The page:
Posted on September 1, 2011
Sure, Steve Jobs founded Apple and Bill Gates Microsoft, yet what really computes to a lifetime of joy and special memories is the temple that a tireless group of young families founded 50 years ago…Temple Beth David. We
hope you’ll enjoy monthly spotlights of these leaders – their hopes, sacrifices, joys, and loyalty. May their stories inspire all of us to appreciate and participate in, even more deeply, our Temple.
In 1960, Herb and Lois Abrams were a young married couple with one child and another on its way. They wanted a Jewish community to befriend and a place to celebrate life cycles. Yet being actively Jewish wasn’t always a slam dunk, especially for Herb, a first generation American whose parents were Russian and Romanian. Learning that his father was beaten for studying Yiddish in Europe surely didn’t motivate him to become more Jewish. However, the desperate journey to Canada Herb’s father made to flee to safety at age 14, with 8 year old sister in hand, surely did inspire Herb to fully understand the sacrifices needed to create a greater freedom and better life for family. Herb’s service in the US Army during the Korean conflict would further emphasize this lesson.
Marrying Lois 56 years ago also brought this message home. She was the perfect conduit to mobilize his cultural interest in Judaism. While Lois joined the first-ever Board at Temple Beth David, Herb became the first Chair of the temple’s religious school and also taught there. Lois was raised in a reform Jewish home in Indiana where she especially treasured the Jewish celebrations at temple. Coincidentally, she and Rabbi Front (TBD former Rabbi) grew up in the same synagogue.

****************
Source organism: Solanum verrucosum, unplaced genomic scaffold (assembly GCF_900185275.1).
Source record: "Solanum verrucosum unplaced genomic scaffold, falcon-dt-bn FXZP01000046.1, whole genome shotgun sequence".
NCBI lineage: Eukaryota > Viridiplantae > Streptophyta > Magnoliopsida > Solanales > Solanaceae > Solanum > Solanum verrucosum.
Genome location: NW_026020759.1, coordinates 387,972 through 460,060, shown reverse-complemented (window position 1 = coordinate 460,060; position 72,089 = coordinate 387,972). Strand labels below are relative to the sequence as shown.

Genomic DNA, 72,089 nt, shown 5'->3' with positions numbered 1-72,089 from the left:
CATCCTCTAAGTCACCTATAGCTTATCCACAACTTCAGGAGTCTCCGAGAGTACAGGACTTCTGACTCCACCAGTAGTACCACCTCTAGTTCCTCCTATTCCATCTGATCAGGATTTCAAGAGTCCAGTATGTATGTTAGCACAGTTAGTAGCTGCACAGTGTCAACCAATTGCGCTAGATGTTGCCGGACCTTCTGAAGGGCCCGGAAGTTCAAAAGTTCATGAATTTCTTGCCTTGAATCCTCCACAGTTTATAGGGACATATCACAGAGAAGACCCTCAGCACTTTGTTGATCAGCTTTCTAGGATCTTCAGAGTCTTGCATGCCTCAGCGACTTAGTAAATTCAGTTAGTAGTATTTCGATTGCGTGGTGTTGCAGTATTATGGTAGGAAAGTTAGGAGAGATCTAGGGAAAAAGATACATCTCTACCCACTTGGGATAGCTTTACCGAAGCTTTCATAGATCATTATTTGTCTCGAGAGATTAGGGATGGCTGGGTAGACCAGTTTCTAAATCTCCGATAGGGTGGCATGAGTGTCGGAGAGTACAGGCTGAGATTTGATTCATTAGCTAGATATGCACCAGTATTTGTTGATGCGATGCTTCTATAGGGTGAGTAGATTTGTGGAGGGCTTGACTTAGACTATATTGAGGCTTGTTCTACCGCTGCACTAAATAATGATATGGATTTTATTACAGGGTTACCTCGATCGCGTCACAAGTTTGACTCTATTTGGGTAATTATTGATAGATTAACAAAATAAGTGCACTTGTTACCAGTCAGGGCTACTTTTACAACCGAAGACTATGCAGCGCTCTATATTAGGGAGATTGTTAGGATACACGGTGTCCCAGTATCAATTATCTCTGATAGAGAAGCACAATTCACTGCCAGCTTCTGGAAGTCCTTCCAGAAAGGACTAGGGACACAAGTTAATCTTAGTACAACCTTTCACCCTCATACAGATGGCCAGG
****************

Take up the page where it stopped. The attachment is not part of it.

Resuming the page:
Speaking of “sames,” Lois and Herb were school teachers, high school counselors, and ultimately Ph.D., psychotherapists. They taught at Pepperdine University, are published authors, and since 1970 have worked together in their Los Alamitos based psychotherapy practice. A career highlight was in 1979 when they conducted a first-of-its-kind workshop in Poland with renowned psychologist Dr. Carl Rogers. Among hobbies, the Abrams love to travel and enjoy an array of music – Herb especially likes jazz and Lois is currently learning to play the ukulele. They have two Cavalier King Charles Spaniels fondly referred to as their “babies.” Duke and Romeo are therapy “comfort” dogs who have impressive resumes – they help during wild fires, assist at shelters (Romeo is especially good with infants), and come to work with the Abrams daily. Duke was a featured keynote speaker at three counselor conventions. Yes, he speaks! Duke and Lois worked at Ground Zero during the 9/11 aftermath.
Now back to 1960. Herb’s brother-in-law and also a founder, Ben Cohn, helped the Abrams get involved. Though struggling financially at the time, the Abrams were among several families who signed their mortgage as collateral for the temple’s bank loan. Lois recalls how torn the visionary committee was between choosing land with a school building already on it near Carson Street or an empty parcel of land near the 405 freeway in Westminster surrounded by basically nothing. The Abrams’ social life revolved around temple and their daughter Floree and son Mark (who now have grown children of their own) celebrated many life cycle events there.
Though the Abrams have moved several times, currently residing in Huntington Beach, they say Temple Beth David is a home they’ve never moved from. “Temple gives us a sense of security and the more we participate, the more joy we receive.” They are especially overjoyed to see children fill the classrooms. Above all, the Abrams say the temple and congregants symbolize ‘the goodness of life.’ Thankfully, they dedicated much of their lives to TBD and because of it we all have much goodness to celebrate!